In April the weather started warming up and the Chinese became more active. One night they attacked the outpost with four-or-five human waves. They were able to get into the trenches of L Company, resulting in hand-to-hand combat.

At the end of May, the 2nd BN was relieved from the front and taken to the rear for a little R&R and more training. Rudolph and I never missed a day of seeing each other, whether we were on the line or in a rear blocking position. During the two weeks we were in the rear, we made a promise to each other; if either of us didn’t make it home alive, the survivor would place flowers on the others grave. At the end of these two weeks, our battalion was ordered to move to the rear of the front line.

On the night of June 10, around 6:00 PM, all kinds of artillery shells started falling around our position. Roughly three to three-and-a-half hours later, we were told that Outpost Harry was getting hit hard. They told us to grab our weapons, ammo, and to leave our other equipment, and to load onto the trucks. As we headed to the outpost, there were times we had to dismount and run along side of the tanks as enemy shells were landing near us. Arriving at the rear of the outpost, my squad and another squad along with two tanks received orders to move to the southeast of Harry. Our objective was to protect the tanks from the enemy’s ground forces, while the tanks secured the east side. Earlier in the year, Army Combat Engineers had implanted fifty-five gallon drums of napalm five feet apart around the entire hill. Located inside the command bunker on Outpost Harry, was the detonating switch.

Supported by mortar and artillery fire, the Chinese attacked the hill in two human waves, with each wave consisting of about four-hundred troops. From our position we could see and hear soldiers from both sides screaming, hollering, crying, and dying. The Chinese had managed to get into the trenches of K Company, which resulted in hand-to-hand combat. With the aid of our mortars and artillery, the Chinese were beaten back. Company K held the hill for a short period of time.

At 3:00 AM on the morning of the 11th of June, the Chinese launched the largest human wave attack of them all. Like ants, they were crawling all over the hill. As they crawled up the hill the drums of napalm ignited, spreading fire over the Chinese soldiers; the hill lit up like a Christmas tree. The smell of smoke, and human flesh, lingered over Outpost Harry. I was praying, “Dear Lord, there are many souls departing this earth this morning. Please give them a better home in your Kingdom,” the whole time. Around daylight we were ordered to report to the backside of the outpost, near the aid station.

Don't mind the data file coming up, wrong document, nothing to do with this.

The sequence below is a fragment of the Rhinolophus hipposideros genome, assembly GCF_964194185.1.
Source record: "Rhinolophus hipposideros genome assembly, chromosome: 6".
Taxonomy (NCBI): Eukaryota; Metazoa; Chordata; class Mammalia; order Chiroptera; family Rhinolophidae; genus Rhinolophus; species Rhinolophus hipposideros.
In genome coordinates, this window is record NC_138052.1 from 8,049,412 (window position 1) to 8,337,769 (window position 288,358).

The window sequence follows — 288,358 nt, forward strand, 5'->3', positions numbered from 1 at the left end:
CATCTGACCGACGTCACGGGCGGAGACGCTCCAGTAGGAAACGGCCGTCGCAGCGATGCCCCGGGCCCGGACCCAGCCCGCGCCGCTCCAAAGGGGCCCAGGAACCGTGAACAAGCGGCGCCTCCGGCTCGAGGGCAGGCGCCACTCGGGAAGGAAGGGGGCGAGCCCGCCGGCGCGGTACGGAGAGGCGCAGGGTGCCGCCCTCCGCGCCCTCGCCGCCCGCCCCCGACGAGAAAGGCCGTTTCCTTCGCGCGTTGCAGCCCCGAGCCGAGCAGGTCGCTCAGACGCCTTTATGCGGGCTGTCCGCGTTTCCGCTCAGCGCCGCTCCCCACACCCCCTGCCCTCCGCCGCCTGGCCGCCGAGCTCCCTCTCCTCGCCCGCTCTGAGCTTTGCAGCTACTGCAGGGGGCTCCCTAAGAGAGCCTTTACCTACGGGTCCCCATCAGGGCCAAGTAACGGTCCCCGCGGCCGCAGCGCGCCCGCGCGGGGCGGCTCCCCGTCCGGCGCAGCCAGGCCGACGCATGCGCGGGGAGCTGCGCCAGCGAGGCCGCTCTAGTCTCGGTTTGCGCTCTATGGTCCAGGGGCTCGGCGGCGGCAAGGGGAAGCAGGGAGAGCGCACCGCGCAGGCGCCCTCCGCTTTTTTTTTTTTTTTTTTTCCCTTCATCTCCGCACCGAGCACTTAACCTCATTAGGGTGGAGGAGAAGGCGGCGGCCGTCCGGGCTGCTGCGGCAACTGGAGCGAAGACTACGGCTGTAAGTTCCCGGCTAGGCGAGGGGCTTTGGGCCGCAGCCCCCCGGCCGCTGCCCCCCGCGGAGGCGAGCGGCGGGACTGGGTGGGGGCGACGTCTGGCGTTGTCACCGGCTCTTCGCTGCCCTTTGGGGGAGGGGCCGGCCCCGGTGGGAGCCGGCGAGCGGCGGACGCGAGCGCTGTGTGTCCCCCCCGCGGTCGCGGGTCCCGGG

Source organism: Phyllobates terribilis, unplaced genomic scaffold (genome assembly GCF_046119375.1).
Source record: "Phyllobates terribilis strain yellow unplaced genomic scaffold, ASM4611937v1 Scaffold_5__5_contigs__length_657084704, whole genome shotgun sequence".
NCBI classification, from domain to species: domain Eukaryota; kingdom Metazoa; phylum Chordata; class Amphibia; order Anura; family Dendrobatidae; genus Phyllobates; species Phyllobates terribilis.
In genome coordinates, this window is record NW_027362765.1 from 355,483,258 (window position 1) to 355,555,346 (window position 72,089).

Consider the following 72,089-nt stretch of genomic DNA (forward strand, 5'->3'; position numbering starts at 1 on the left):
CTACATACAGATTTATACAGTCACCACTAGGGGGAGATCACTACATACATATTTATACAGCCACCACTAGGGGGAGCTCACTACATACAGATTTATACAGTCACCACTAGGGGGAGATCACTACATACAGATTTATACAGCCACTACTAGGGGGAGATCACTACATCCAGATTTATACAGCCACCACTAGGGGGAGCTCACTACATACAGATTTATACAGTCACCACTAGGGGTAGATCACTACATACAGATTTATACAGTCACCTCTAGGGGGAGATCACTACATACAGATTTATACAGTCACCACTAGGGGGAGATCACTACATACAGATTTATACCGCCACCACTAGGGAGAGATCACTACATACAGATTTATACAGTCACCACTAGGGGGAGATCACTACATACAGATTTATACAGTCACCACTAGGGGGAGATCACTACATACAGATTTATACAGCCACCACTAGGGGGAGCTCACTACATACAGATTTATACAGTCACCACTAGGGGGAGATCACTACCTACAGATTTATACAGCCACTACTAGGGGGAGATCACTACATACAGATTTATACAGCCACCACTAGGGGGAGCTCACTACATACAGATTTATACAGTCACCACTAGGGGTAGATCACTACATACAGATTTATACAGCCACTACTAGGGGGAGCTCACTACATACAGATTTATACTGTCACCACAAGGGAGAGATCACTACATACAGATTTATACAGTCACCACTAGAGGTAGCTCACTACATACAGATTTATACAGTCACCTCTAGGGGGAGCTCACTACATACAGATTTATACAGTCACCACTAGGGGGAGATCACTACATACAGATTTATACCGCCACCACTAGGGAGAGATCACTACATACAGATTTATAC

Here, Colonel Akers ordered us to go up on Harry and clear it of the Chinese. As we prepared to go, I knew we would be seeing many dead and wounded soldiers from both sides. To myself, I started repeating Psalms 23, and the nerves of my assistant gunner failed him. He froze up and was sitting in a crouched position with his head between his knees—crying. I took all his ammo and started moving up the hill; that was the last time I saw him.

While advancing through the trenches, over dead and wounded GI’s and Chinese, the Chinese came around a corner on the west side of Harry. With my BAR, in the ready position, I told them to halt! The two in front leaned forward, and the one the back threw a grenade at me. At the same time, I mowed all three down. Luckily for me, the grenade didn’t go off. Continuing to see if there were any more live Chinese, we received word to move off the hill and to bring a wounded GI with us. After taking the wounded soldier to the aid station, I was told to go to a lookout station along a ridge on the southeast side of Harry. I was told to watch for any Chinese movement.

About an hour after arriving, a Chinese artillery shell exploded about twenty yards from my position, but I paid no attention to it. Later on, Rudolph came to where I was and we started talking about what had just happened on Harry. As we talked, he noticed blood coming from my left boot. I looked down and saw the boot was full of blood, and that there was a hole that went all the way through my left leg. I began to feel weak, and thirsty. I asked Rudolph for some water, which he gave me. He then picked me up, placed my arm around his neck, and carried me to the aid station. Due to the amount of blood that I had lost, I was slipping in and out of consciousness.